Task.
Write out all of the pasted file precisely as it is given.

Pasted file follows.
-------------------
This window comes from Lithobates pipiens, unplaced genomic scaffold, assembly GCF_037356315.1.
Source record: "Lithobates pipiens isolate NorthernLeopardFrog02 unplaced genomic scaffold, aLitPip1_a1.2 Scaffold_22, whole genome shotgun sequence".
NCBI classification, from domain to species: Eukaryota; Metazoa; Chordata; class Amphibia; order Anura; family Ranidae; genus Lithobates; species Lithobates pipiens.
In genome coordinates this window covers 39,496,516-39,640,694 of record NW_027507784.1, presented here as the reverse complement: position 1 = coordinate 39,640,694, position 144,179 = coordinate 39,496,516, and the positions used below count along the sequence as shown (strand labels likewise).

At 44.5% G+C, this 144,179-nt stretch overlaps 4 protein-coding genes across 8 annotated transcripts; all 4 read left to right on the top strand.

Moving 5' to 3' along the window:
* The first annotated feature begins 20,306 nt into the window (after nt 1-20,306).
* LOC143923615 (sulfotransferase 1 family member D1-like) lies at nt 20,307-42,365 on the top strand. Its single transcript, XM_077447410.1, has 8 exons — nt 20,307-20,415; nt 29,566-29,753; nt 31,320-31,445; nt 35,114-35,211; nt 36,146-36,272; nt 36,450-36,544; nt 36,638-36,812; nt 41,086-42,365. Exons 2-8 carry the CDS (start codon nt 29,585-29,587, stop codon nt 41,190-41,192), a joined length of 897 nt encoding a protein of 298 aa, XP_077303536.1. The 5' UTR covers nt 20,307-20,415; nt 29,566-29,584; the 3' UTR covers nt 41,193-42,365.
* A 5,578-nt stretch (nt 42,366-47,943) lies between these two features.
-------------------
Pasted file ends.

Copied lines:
This window comes from Lithobates pipiens, unplaced genomic scaffold, assembly GCF_037356315.1.
Source record: "Lithobates pipiens isolate NorthernLeopardFrog02 unplaced genomic scaffold, aLitPip1_a1.2 Scaffold_22, whole genome shotgun sequence".
NCBI classification, from domain to species: Eukaryota; Metazoa; Chordata; class Amphibia; order Anura; family Ranidae; genus Lithobates; species Lithobates pipiens.
In genome coordinates this window covers 39,496,516-39,640,694 of record NW_027507784.1, presented here as the reverse complement: position 1 = coordinate 39,640,694, position 144,179 = coordinate 39,496,516, and the positions used below count along the sequence as shown (strand labels likewise).

At 44.5% G+C, this 144,179-nt stretch overlaps 4 protein-coding genes across 8 annotated transcripts; all 4 read left to right on the top strand.

Moving 5' to 3' along the window:
* The first annotated feature begins 20,306 nt into the window (after nt 1-20,306).
* LOC143923615 (sulfotransferase 1 family member D1-like) lies at nt 20,307-42,365 on the top strand. Its single transcript, XM_077447410.1, has 8 exons — nt 20,307-20,415; nt 29,566-29,753; nt 31,320-31,445; nt 35,114-35,211; nt 36,146-36,272; nt 36,450-36,544; nt 36,638-36,812; nt 41,086-42,365. Exons 2-8 carry the CDS (start codon nt 29,585-29,587, stop codon nt 41,190-41,192), a joined length of 897 nt encoding a protein of 298 aa, XP_077303536.1. The 5' UTR covers nt 20,307-20,415; nt 29,566-29,584; the 3' UTR covers nt 41,193-42,365.
* A 5,578-nt stretch (nt 42,366-47,943) lies between these two features.